A slight feeling of anxiety is familiar to everyone. We experience it almost every time we encounter something new – work, knowledge, feelings. There are so many fun things surrounding us daily from new foods to exotic bookmaker online offers. But when excitement becomes anxiety, it can make life difficult for us. We begin to worry about nothing, fear becomes too much, negatively affects our daily life and can lead to depressive disorders. So how do we avoid over-anxiety? And what is anxiety disorder and how can we get rid of it?
What Is an Anxiety Disorder
Anxiety disorder is related to a mental state, characterized by being in a situation of general persistent anxiety. In this case, the person unreasonably worries about upcoming events and is afraid of what is happening in real time. In this case, it does not matter how important or serious these events are: it can be as simple as going to the store or moving to another country.
How Anxiety Disorder Manifests Itself
The main symptoms are divided into psychological and physiological. At the same time, the degree of their manifestation may vary from person to person and depend on the form of the disorder and how neglected the disease is.
The psychological ones include:
- Excessive excitement, nervousness and internal tension in connection with current affairs or without special reason.
- A sense of impending danger, unreasonable panic, or fear for their lives or the lives of those closest to them.
- An uncontrollable desire to avoid situations which may cause anxiety.
- Constant nervous tension, inability to relax.
- Lowered ability to work, difficulty in concentrating;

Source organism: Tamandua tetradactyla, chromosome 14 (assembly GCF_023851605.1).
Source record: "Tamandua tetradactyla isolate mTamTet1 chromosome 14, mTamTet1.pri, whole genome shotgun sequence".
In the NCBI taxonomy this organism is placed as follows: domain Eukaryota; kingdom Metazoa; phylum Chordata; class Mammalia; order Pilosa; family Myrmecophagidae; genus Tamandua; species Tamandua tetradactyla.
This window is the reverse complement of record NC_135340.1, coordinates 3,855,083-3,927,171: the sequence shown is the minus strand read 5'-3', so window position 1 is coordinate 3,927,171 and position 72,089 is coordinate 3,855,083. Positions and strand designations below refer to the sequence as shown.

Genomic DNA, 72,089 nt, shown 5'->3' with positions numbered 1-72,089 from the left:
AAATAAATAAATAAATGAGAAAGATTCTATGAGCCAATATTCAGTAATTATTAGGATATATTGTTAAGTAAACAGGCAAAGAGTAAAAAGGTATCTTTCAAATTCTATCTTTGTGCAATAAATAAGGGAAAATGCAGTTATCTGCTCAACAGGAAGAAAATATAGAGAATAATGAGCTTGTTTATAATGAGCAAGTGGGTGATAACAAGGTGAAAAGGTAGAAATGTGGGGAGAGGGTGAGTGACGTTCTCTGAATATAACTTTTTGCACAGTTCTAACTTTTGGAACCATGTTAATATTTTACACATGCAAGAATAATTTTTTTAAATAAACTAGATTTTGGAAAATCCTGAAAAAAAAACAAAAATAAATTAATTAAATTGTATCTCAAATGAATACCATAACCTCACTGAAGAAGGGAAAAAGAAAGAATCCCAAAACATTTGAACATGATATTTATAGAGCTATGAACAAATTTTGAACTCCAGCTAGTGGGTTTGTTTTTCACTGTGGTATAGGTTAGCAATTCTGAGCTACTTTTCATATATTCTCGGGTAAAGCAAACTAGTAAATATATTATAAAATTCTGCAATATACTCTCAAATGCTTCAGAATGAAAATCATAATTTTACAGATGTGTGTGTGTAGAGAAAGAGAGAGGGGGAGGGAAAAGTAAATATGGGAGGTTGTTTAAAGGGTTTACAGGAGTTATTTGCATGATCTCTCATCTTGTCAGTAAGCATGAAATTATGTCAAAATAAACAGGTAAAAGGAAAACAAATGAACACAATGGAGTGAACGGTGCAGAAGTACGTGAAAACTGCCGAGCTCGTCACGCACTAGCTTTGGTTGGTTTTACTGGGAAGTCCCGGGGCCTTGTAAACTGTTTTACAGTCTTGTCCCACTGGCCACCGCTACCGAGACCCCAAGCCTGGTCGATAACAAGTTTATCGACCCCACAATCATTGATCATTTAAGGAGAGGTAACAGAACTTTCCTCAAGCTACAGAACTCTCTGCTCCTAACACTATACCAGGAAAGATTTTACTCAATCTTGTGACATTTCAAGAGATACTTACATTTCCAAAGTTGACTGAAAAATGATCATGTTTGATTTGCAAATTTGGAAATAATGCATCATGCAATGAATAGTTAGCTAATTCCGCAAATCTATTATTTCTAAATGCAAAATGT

- Constant feeling of fatigue and weakness.
- Muscle tension.
- Rapid heartbeat.
- Pain in the head and abdomen.
- Muscle tremors and chills.
- Sleep disturbances and insomnia.
- Increased sweating.
- Shortness of breath to the point of suffocation, or, conversely, rapid breathing (hyperventilation).
- Nausea and vomiting.
Causes of Anxiety
Doctors cannot name them precisely, but a certain role is played by genetic predisposition, chronic overexertion, and lack of sleep.
Common causes also include:
- Chronic cardiac or hormonal abnormalities, persistent circulatory disorders.
- Intake or abrupt withdrawal of psychotropic substances, chronic alcoholism, and drugs.
- Head injuries and their consequences.
- Prolonged stressful situations.
- Melancholic temperament or tendency to exaggeration.
- Mental trauma in early childhood or in adults in extreme situations: war, life-threatening (terrorist attack, accident, being in a war zone), departure of close people or loss of their support.
- Neurotic conditions (neurasthenia, depression, hysteria) or mental illnesses (schizophrenia, paranoia, mania).
Types of Anxiety Disorders
According to the classification of scientists, anxiety disorders are divided into two large groups: anxiety-phobic disorders and obsessive-compulsive disorders, reactions to severe stress, adaptation disorders.
Usually it manifests as recurrent panic attacks, when a person experiences breathing problems, rapid heartbeat and uncontrollable feelings of dread. Other symptoms include a feeling of suffocation, chest pain, nausea or abdominal pain, weakness, dizziness, a feeling of loss of consciousness or unreality of what is happening around, fear of losing control, death or going insane, increased sweating, shivers or fever, and numbness in the hands and feet.
This condition can occur unexpectedly, for no apparent reason, or can be caused by a particular situation or nervous overexertion. At the same time, a panic attack itself rarely lasts longer than 10 minutes, but individual signs can last longer. A person’s individual feelings during an attack may, in turn, lead to avoidance of any situations that are associated with an attack. For example, if it happened on a bus, a person may avoid them or any public transportation.